Qt3 Boardgames Podcast: Brass, The Mind, Metal Dawn, Railroad Ink


#2

An episode dedicated to rail based boardgames?

I am so in!

Now to find out if you talk about my favorite rail based boardgame, and second favorite all time, Railways of the World.


#3

If you’re interested in rail games, my brother-in-law just started a Youtube channel where he posts 6-10 hour streams of him and buddies playing though various 18xx games.


#4

Tom doesn’t sleeve his games… But has problem with metal coins pox marking his games? 🤔🤔🤔


#5

The situation with the rules for The Mind is actually worse than Tom suspected. The rules explicitly forbid all communication, verbal or non-verbal. At this point there is literally no point at all in the game, rather than just very little.

Mike was right in that the designer has then clarified that their group plays with a lot of non-verbal clues. So why do the rules not reflect this? Because, reasons the designer, people will always play a little fast and loose with rules that limit communication. If you explicitly allow body language in the rules, the players will start using gestures or something. So to calibrate the actual player behavior correctly, they wrote the rules to be stricter than that.

I hate hate hate this idea of assuming the players won’t play by the rules.


#6

The “Iron Clays” that were available with Brass are just nice poker chips they designed. They come with their own chip rack that fits inside the game box.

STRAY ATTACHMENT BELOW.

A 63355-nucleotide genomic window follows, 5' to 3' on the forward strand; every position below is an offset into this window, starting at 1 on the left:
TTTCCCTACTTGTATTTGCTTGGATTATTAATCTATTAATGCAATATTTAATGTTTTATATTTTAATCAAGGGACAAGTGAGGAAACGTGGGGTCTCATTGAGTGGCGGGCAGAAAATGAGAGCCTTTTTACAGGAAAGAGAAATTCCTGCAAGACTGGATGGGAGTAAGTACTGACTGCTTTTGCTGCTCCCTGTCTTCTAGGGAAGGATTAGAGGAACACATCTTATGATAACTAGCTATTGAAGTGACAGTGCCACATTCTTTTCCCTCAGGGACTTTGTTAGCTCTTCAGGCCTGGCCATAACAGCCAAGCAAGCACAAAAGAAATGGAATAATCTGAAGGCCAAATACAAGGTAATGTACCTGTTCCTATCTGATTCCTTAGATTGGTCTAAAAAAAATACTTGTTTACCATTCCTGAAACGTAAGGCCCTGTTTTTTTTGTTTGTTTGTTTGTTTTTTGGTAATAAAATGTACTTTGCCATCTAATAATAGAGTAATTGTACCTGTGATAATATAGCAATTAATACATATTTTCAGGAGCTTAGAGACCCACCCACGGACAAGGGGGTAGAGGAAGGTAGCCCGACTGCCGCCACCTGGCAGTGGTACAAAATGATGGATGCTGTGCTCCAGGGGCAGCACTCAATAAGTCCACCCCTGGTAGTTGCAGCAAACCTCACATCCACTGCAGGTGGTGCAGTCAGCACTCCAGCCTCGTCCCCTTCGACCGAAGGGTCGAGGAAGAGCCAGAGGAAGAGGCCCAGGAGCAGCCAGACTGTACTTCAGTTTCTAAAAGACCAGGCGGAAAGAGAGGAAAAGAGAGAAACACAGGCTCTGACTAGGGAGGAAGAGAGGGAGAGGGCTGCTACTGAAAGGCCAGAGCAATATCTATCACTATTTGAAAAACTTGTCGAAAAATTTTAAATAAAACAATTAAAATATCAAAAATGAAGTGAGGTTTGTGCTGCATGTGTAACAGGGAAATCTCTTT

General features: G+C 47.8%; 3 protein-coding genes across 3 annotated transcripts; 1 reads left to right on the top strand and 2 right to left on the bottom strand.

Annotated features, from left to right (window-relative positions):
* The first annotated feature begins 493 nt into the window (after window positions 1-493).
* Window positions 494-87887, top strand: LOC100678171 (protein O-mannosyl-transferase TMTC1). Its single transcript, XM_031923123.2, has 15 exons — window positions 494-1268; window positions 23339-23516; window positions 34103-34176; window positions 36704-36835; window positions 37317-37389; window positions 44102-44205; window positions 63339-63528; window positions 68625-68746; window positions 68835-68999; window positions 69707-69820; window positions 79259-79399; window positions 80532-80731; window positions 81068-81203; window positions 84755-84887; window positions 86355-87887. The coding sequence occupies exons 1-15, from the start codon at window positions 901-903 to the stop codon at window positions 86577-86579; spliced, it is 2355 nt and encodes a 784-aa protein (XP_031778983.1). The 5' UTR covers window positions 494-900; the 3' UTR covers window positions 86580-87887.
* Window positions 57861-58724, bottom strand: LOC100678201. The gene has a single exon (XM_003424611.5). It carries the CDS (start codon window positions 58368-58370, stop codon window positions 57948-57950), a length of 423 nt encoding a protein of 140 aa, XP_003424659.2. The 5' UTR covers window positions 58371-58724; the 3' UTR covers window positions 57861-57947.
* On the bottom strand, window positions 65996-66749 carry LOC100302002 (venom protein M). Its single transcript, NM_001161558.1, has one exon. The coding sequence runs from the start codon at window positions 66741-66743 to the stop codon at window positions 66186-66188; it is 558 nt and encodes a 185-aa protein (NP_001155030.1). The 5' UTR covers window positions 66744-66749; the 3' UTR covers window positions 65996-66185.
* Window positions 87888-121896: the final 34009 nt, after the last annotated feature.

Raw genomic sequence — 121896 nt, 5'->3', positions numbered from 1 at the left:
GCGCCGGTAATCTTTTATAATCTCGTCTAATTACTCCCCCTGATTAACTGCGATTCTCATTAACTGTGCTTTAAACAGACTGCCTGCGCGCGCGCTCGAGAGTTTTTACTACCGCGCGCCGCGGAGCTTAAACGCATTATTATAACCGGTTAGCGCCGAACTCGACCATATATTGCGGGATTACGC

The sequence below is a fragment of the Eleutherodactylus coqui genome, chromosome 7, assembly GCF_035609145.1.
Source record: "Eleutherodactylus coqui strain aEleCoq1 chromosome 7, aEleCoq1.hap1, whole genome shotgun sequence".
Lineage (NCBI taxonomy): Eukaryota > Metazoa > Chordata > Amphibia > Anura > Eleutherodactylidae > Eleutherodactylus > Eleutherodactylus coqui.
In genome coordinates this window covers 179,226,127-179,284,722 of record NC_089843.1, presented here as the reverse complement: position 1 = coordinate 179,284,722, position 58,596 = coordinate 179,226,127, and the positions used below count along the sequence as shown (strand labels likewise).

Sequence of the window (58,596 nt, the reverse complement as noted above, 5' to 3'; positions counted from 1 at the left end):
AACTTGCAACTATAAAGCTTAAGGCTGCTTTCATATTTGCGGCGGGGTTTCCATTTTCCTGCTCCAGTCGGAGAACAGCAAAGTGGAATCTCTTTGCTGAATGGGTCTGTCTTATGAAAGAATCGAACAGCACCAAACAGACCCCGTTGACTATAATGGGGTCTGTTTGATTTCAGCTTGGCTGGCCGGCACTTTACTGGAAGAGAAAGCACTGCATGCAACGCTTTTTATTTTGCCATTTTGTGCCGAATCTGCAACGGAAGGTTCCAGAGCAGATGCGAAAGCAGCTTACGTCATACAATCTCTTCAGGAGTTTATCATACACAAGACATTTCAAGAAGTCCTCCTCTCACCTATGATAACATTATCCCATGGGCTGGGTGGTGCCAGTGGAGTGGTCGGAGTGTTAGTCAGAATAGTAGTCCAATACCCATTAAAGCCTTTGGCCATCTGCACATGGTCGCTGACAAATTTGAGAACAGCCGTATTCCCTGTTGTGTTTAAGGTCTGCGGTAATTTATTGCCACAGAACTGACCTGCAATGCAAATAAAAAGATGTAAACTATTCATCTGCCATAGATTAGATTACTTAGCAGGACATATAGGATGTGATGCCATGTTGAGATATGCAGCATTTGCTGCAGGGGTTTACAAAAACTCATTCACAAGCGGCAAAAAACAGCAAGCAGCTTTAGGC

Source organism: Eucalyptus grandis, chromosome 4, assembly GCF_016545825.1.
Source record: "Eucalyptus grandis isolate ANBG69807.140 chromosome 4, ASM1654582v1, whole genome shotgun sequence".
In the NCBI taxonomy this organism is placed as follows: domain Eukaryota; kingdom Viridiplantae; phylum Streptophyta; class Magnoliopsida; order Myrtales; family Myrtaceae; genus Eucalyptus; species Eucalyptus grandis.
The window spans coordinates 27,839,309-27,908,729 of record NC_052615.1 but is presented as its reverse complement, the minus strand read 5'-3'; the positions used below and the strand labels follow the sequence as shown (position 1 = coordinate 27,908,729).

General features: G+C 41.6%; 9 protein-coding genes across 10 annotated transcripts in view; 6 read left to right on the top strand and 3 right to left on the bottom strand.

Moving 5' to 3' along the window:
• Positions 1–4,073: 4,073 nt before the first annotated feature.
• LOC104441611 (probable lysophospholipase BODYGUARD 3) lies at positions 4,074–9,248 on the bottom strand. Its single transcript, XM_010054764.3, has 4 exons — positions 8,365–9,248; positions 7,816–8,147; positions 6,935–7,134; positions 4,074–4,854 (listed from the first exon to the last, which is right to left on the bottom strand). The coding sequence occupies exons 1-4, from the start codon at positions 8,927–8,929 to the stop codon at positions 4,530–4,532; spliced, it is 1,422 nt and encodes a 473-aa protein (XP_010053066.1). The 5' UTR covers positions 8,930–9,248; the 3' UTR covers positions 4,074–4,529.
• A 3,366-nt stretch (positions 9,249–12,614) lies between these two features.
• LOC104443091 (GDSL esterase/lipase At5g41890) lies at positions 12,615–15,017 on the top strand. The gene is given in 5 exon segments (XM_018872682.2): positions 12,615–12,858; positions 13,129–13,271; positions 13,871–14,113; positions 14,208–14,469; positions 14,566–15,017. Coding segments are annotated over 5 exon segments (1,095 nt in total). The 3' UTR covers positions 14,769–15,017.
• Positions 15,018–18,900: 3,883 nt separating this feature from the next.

#7

I really want to get the new Brass after hearing Tom talk about it. Sadly it’s out of stock at all the distributors at the moment.


#8

One thing you guys didn’t discuss is just how stunning the art is on those games. It really elevates the whole thing.


#9

We all have our own red lines in the sand.

And just because I don’t use card sleeves doesn’t mean I store them with components that will scratch up their backs! Really, though, it’s mainly sour grapes. Those clay chips @JPR posted look pretty darn sweet.

Ugh. As if I didn’t already hate The Mind enough. Hey, game designers, do your job. I didn’t buy your game so I can pick up where you left off!

Do you mean for Brass? To be honest, I hadn’t really noticed. I guess the irony is that it’s art of a sooty industrial wasteland. But the production values are really good, and that includes the artwork.

-Tom


#10

Really hope you guys keep this up as a regular feature. I like Mike’s insight into the retail side of things. (If you ever want a guest game designer on for an episode or two, I’d jump at the chance!). It really bums me out to hear about poor productions, like Metal Dawn. Speaking as a designer, I can only say that while I’d like to take responsibility for everything in the final product (“the buck stops with me”), that’s pretty far from the truth. Developers and publishers end up having a lot more control over what the final product looks like, and they may even change rules or fail to fix a rulebook without informing the designer. In other words, my personal experience is that the industry isn’t particularly efficient and well-tuned, unless you’re talking about a major company like FFG. I don’t think it’s as simple as a moderately funded KS leading to lacksidasical final production.